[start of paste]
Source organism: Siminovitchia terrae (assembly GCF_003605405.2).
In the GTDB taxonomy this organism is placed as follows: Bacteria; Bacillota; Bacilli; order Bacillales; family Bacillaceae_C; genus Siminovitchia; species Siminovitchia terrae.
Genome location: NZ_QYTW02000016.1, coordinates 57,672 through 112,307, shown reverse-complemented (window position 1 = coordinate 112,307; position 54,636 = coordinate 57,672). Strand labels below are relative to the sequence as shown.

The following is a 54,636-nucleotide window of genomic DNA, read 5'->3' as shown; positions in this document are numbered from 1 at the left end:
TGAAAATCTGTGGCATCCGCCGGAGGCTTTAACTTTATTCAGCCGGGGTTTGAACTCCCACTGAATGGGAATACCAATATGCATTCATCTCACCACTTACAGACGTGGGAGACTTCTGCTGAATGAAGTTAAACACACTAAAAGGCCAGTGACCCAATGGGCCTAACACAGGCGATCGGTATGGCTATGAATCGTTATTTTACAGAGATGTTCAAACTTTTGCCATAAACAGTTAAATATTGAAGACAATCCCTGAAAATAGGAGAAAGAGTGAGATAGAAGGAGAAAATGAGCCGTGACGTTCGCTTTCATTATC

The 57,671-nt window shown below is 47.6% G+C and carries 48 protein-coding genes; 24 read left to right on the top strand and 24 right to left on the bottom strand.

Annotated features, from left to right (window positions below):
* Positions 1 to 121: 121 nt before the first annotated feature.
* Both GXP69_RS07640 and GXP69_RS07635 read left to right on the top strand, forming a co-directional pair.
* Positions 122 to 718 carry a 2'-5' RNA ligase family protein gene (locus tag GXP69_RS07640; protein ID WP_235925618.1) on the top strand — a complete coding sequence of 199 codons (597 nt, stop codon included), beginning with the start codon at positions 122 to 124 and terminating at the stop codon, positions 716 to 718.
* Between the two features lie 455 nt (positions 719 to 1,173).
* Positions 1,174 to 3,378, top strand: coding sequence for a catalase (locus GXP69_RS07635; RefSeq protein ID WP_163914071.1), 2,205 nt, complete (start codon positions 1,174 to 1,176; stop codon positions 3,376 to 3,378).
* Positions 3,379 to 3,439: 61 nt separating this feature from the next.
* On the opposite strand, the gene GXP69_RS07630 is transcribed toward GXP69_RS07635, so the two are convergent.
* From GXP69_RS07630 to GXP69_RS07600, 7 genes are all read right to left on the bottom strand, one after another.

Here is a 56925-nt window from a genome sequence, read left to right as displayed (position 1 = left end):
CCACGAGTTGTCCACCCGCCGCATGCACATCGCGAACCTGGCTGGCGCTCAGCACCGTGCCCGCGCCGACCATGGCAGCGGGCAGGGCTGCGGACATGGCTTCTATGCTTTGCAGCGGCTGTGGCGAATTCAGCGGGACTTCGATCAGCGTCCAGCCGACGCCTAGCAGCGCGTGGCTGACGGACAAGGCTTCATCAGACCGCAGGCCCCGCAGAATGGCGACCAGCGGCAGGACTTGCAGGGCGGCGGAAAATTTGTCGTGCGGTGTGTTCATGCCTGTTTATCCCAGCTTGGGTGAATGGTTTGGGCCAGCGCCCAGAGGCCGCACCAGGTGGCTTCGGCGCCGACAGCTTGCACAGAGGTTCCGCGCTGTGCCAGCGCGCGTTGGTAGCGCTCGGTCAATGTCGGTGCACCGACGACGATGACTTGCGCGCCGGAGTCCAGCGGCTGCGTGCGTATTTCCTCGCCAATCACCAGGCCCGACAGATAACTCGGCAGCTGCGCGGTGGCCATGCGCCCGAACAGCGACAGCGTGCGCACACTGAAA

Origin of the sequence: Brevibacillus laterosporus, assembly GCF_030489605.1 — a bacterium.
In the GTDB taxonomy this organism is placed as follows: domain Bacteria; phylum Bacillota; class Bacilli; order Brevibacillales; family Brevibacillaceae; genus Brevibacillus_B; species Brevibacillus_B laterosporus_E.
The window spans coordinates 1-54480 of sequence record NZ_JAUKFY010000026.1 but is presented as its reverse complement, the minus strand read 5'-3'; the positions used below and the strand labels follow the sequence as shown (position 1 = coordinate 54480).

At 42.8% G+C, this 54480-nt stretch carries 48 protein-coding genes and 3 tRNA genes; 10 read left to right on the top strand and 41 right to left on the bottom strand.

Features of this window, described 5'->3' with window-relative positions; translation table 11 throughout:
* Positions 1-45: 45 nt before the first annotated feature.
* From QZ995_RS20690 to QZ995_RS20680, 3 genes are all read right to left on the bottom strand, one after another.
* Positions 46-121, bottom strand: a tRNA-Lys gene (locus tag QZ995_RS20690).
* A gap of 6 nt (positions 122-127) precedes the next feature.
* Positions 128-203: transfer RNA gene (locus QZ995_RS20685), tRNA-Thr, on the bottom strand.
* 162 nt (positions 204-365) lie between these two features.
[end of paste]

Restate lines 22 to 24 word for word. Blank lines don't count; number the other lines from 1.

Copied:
Features of this window, described 5'->3' with window-relative positions; translation table 11 throughout:
* Positions 1-45: 45 nt before the first annotated feature.
* From QZ995_RS20690 to QZ995_RS20680, 3 genes are all read right to left on the bottom strand, one after another.